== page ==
Language is a Funny Thing

Here’s something people may find amusing about Arabic.

Consider this request: “Mama, help me find the remote control.”

To almost anyone, it sounds like the child is asking the mom for assistance. And? You wouldn’t usually be wrong.

But, in this case, it’s the exact opposite. The mother’s actually talking to her child, using “mama” as an alternative to the kid’s name or any other call for attention.

No kidding.

For a reason I have yet to discover, it’s common for moms to call their kids “mom” or “mama” and a dad to call his kid, “baba”. (Gender of the child doesn’t matter). Even aunts, uncles and grandparents do the same thing—and it’s very much a sign of affection. 

“Hi Amo, how are you? I’ve missed you!” An uncle living in a different time zone would tell a niece or nephew during a phone call.

“Yii, Sitto, why haven’t you eaten anything?” A concerned grandmother would say to her over-stuffed grandchild.

It’s so common that you never really think about it until it randomly dawns on you that you regularly respond to your mom when she calls you “mama”. 

But it does make you wonder…are there other languages out there that do the same thing? And which ones are they?


You’re What??

That up there is the reaction (in so many words) that I get whenever I tell someone I’m Lebanese. Apparently, according to friends and strangers alike, I don’t look like one.

Some people may take offense at being told they bear no resemblance to their fellow countrymen, but I’m not one of them. Instead, I like to take it as a chance to engage in a little guessing game with those who can’t pinpoint my nationality just by looking at me. It’s fascinating to see what stereotypes or labels people ascribe to certain ethnicities, and I often find people good-naturedly struggling to “place” me kind of cute.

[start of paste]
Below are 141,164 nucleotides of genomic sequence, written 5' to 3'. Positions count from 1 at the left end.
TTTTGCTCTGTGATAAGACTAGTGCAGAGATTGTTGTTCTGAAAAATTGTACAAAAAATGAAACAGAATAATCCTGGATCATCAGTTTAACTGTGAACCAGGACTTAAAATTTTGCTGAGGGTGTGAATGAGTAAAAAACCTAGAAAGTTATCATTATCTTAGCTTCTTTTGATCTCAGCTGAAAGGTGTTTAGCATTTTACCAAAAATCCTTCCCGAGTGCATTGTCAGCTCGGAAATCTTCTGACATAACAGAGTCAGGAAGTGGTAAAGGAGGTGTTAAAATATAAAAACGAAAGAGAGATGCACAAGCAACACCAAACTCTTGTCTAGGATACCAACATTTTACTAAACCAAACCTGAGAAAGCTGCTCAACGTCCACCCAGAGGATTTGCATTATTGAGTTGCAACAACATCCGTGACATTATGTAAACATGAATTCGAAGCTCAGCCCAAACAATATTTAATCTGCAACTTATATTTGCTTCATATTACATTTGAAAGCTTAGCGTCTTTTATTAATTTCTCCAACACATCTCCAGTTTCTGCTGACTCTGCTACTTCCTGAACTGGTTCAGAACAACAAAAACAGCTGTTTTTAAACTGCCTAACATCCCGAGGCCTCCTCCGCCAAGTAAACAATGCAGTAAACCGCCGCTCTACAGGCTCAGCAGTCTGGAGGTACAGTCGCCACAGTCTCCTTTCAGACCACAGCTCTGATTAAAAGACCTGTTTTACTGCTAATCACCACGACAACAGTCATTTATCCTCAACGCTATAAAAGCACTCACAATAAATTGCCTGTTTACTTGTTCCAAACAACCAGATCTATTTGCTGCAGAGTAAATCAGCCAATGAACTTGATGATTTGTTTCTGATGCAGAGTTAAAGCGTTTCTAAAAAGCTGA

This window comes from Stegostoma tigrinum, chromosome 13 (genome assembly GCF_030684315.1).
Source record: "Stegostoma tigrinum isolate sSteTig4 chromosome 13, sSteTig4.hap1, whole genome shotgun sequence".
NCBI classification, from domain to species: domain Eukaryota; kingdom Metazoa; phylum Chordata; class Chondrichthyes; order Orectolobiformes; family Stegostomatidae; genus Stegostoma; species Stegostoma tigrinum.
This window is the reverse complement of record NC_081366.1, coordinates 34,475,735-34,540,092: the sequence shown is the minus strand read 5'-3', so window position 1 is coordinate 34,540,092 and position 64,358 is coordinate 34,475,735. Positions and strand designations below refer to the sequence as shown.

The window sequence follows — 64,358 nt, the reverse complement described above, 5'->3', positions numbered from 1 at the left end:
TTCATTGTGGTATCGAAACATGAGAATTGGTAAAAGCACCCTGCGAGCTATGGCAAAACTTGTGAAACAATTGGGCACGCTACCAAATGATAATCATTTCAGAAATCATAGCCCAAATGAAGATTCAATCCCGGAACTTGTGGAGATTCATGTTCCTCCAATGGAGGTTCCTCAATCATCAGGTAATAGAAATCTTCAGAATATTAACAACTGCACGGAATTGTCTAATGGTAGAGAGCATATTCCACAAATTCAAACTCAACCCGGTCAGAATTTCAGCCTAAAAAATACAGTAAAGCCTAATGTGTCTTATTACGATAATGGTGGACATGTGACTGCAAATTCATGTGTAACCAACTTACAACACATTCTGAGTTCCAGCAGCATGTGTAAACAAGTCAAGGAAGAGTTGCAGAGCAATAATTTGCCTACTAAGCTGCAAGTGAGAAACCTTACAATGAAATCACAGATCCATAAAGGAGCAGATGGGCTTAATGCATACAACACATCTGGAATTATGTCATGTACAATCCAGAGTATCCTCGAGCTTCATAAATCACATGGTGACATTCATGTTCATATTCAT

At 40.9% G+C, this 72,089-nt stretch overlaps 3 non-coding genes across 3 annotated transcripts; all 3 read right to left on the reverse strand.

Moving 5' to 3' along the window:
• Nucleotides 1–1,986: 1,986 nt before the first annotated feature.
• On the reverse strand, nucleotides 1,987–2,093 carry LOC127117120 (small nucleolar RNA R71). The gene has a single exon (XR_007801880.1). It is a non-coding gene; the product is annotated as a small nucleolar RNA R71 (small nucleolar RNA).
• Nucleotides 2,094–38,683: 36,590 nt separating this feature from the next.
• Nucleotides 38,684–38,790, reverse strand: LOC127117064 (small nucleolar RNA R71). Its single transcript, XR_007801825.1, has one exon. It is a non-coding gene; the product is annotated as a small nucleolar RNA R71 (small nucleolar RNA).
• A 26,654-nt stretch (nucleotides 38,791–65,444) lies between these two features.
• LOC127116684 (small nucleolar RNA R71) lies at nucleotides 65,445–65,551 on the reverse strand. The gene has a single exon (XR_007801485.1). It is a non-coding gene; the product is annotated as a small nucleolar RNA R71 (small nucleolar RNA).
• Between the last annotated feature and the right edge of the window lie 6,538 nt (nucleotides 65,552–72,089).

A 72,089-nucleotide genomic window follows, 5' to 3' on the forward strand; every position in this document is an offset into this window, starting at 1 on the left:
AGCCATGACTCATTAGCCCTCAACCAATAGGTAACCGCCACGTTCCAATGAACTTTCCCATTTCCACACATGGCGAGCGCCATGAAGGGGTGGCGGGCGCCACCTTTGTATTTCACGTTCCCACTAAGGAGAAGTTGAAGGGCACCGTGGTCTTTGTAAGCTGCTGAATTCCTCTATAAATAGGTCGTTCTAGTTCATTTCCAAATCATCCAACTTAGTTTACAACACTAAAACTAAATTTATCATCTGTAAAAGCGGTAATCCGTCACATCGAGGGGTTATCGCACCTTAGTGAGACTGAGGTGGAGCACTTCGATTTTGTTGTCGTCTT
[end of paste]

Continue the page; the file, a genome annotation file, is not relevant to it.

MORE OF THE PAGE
Mind you, I don’t exactly enjoy it when the stereotypes are negative (and I haven’t gotten any of those yet) but I do take the guesses as a window into how others see the world around them. I especially like it when I get a country or ethnicity I haven’t gotten before, because the more variable it gets, the more intriguing it becomes.

When I was a kid, I was often asked if I was Indian or Pakistani because of my constant suntanned skin and dark hair. As I got older, people gave me Greek, Spanish, Italian and even, one time, Native American. (That was an interesting one, to say the least). Some others, to be safe, would simply say I’m American because of my accent, which isn’t wrong since I was born there and have citizenship. (I just don’t identify as one because I’ve spent maybe three months of my entire life on American soil, and the last time I was there was 18 years ago).

People are usually shocked (SHOCKED!!) to learn I’m Lebanese. I don’t find it too surprising though because even I admit that I don’t look like your typical Lebanese woman. Hell, even my mom and sisters are often guessed to be Russian, German, Polish and just about anything but Arab. (We’re like a rainbow of nationalities under one roof!)

When people have a pre-established image of your race or ethnicity, and you come along and defy almost every feature, it becomes really difficult for them to box you into that ready-made package. It feels pretty good to break those kinds of stereotypes…it shows that there is way more to people than meets the eye.